An-Ting Chang's advance programme for today's lunchtime concert at Glenorchy (previous post on this blog) attracted unprecedented interest. "The Carnival of the Animals" was clearly going to be a tour de force of animal-themed excellence not to be missed.
|Les Jeux D'eaux À La Villa D'Est|
|Classical Collision 2014|
|Enrique Granados Campiña|
The familiar Minute Waltz took on new life, with the complex trills taking second place to the playful antics of the little doggie. Valdeck was even more audible, dislodging the music, mewing piteously, and even running up and down the keyboard. Skilfully done - and such fun!
|William Hanna & Joseph Barbera|
"Tom & Jerry" 1940
The 'main dish' of the recital was still to come, however.
The original was composed for an informal ensemble of student musicians, including two pianists, a xylophonist and glass armonica player. Modern interpretations may involve a whole string section, but the armonica is often replaced by a glockenspiel.
Specially for today's concert, An-Ting had prepared her own solo piano arrangement of an abridged selection from the original fourteen movements, omitting the Kangaroos, the Characters with Long Ears, and - unexpectedly - the Pianists. This left a magnificent cavalcade of beasts, however.
The Lion, the Hens & Roosters and the Asses were fantastically full of life and used the dynamics of the Venables to its full potential. The Tortoises were something else altogether - slowly and lugubriously performing Jacques Offenbach's Can-Can, so slowly indeed that one has to listen carefully to hear the dance rhythm at all.
The Elephants are ponderous and LOUD, but also capable of gentleness, the kind of contrast which An-Ting exploits to its full potential. The Aquarium ripples with mysterious silence - in the form of sound. So gentle and so sweet, a lovely interlude. The woodwind scales were cleverly replaced by glissandi on the piano.
Then came a very mysterious sound, quite confusing as it was not listed on the programme, but soon the distinctive voice of the cuckoo made all clear - a bonus movement! The Cuckoo was followed by all the birds of the Aviary, and then the familiar melody of Saint-Saëns earlier composition "Danse Macabre" composed twelve years earlier - but now resurrected as the Fossils. In An-Ting's hands those relics were gloriously re-animated, if anything they were even more lively than the live animals in the other movements!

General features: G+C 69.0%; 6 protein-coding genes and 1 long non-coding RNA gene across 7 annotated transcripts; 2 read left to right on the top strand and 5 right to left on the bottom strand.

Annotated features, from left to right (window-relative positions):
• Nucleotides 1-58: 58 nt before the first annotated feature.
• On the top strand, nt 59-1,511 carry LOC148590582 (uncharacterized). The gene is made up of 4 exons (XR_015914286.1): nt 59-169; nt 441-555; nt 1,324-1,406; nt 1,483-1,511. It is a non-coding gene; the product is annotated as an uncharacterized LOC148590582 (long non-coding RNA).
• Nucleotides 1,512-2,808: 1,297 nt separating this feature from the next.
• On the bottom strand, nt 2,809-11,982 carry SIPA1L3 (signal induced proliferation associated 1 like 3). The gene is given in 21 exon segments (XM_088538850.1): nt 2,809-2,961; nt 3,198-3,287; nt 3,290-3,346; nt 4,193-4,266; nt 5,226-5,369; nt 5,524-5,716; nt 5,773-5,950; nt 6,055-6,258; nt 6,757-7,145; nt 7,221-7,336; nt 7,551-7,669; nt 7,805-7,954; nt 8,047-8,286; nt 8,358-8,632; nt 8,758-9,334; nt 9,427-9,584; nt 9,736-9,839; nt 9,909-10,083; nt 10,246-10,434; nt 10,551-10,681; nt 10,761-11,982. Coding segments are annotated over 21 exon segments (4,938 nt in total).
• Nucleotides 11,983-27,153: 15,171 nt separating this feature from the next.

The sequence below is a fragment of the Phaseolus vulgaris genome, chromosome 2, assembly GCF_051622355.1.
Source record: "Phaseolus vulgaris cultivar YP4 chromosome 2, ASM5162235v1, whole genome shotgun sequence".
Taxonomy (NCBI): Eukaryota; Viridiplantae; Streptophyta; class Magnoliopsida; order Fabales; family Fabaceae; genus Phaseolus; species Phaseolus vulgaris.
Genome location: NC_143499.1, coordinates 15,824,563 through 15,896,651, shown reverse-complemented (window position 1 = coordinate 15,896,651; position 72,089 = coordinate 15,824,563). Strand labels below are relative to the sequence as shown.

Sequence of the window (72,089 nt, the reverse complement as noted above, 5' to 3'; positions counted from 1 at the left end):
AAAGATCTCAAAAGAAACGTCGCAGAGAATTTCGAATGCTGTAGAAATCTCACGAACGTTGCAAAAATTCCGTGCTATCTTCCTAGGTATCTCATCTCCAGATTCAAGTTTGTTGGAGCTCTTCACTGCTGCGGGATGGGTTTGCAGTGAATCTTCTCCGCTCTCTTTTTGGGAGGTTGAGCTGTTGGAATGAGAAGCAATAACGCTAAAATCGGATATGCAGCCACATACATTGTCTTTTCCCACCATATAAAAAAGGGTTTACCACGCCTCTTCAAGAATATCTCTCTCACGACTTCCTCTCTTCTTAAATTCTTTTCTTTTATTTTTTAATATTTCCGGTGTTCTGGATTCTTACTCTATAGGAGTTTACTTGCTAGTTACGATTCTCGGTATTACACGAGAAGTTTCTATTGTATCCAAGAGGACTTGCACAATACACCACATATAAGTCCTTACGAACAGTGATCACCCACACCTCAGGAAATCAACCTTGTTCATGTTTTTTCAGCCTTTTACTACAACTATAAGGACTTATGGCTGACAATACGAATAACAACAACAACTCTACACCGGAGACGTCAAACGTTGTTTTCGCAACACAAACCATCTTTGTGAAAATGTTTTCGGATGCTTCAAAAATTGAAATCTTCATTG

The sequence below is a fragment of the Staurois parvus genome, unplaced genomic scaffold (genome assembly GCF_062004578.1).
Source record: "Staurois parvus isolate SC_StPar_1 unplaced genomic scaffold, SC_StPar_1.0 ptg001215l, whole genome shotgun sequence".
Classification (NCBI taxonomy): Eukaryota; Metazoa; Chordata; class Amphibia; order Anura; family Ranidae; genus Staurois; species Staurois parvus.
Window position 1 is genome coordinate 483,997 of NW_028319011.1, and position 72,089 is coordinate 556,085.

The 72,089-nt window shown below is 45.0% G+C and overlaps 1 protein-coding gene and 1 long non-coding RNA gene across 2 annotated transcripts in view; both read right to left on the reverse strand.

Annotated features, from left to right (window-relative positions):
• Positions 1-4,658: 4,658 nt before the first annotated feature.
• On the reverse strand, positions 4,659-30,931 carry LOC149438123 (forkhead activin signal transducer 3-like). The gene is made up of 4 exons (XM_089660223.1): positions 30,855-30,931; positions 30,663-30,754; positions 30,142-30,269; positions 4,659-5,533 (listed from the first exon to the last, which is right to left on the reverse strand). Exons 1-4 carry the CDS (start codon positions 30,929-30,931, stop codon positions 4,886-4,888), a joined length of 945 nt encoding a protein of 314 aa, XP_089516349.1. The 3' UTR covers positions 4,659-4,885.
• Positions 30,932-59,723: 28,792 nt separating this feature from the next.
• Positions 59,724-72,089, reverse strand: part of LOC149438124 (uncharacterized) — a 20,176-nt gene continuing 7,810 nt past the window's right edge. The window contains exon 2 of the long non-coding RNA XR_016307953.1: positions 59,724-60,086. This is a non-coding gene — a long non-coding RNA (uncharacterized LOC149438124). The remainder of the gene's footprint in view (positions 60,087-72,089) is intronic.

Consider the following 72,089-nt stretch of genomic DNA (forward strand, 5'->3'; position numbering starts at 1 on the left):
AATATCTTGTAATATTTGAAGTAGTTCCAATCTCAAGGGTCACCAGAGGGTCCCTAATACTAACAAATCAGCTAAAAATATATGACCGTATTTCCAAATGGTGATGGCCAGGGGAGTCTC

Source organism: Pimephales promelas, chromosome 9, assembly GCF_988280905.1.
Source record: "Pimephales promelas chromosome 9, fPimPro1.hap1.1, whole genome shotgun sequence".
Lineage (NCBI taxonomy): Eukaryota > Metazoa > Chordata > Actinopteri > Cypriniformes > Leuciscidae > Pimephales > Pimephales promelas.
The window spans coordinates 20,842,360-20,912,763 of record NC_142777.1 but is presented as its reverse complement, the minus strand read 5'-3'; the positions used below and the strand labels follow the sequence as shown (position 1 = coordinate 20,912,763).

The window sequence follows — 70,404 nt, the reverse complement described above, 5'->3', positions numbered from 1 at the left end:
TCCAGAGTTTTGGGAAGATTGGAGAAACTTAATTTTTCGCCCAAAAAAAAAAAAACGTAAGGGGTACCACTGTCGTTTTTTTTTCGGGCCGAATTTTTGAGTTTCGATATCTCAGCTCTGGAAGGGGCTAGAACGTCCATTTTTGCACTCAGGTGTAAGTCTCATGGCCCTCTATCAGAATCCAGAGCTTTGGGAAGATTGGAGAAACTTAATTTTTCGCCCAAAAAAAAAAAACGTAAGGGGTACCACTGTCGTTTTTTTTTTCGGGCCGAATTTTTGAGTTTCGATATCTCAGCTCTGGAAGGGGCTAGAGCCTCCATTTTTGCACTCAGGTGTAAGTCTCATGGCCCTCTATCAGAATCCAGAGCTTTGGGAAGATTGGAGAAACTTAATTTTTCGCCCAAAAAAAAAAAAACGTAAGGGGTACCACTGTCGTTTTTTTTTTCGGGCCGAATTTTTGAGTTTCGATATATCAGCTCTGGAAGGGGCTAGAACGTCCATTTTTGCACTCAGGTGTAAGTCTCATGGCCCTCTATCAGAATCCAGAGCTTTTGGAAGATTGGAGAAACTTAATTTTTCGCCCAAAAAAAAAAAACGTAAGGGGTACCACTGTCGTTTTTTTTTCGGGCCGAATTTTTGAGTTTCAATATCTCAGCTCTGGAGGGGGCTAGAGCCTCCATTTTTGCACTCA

The gentle but equally energetic Swan led into a magnificent Finale. With an impressive eye for the dramatic, An-Ting built on the energy and excitement right up until the final crescendo, closing to a tumult of adulation and applause. In a scene rarely witnessed at Glenorchy, everyone was standing and showing their appreciation as An-Ting made her curtain call.
What a show. David and Jill were utterly thrilled by the piano virtuosity of the new performer, as were the entire audience.
The best news of all is that Mike Gluyas was there to record the whole concert, and An-Ting took part in a short recorded interview after the performance. We can hear those recordings soon on the "Classical Journey". The album "Water Image" was also available at the venue - and we'll be enjoying tracks from that too.
|Kings Weston House|
The run will visit a series of art galleries across the country - to
|Kings Weston House|
An-Ting is very keen to perform in Devon again - anywhere that she can find a high quality grand piano. It won't be long before we get another chance to hear her wonderful music. Watch this space for details.
An-Ting Chang Concert Theatre
King's Weston House Bristol
Wednesday 26 April 7.30pm
Thursday 27 April 7.30pm
Director: An-Ting Chang
Piano: Diana Brekalo
Scriptwriter: Jessica Macdonald
A stage adaptation of Anne Brontë's
"The Tenant of Wildfell Hall"
for two actors accompanied by
Alexander Scriabin: 24 Preludes
W A Mozart: Sonata K. 378
Johannes Brahms: Rhapsody Op 79 No 2
Tickets: £12 (Concession £10)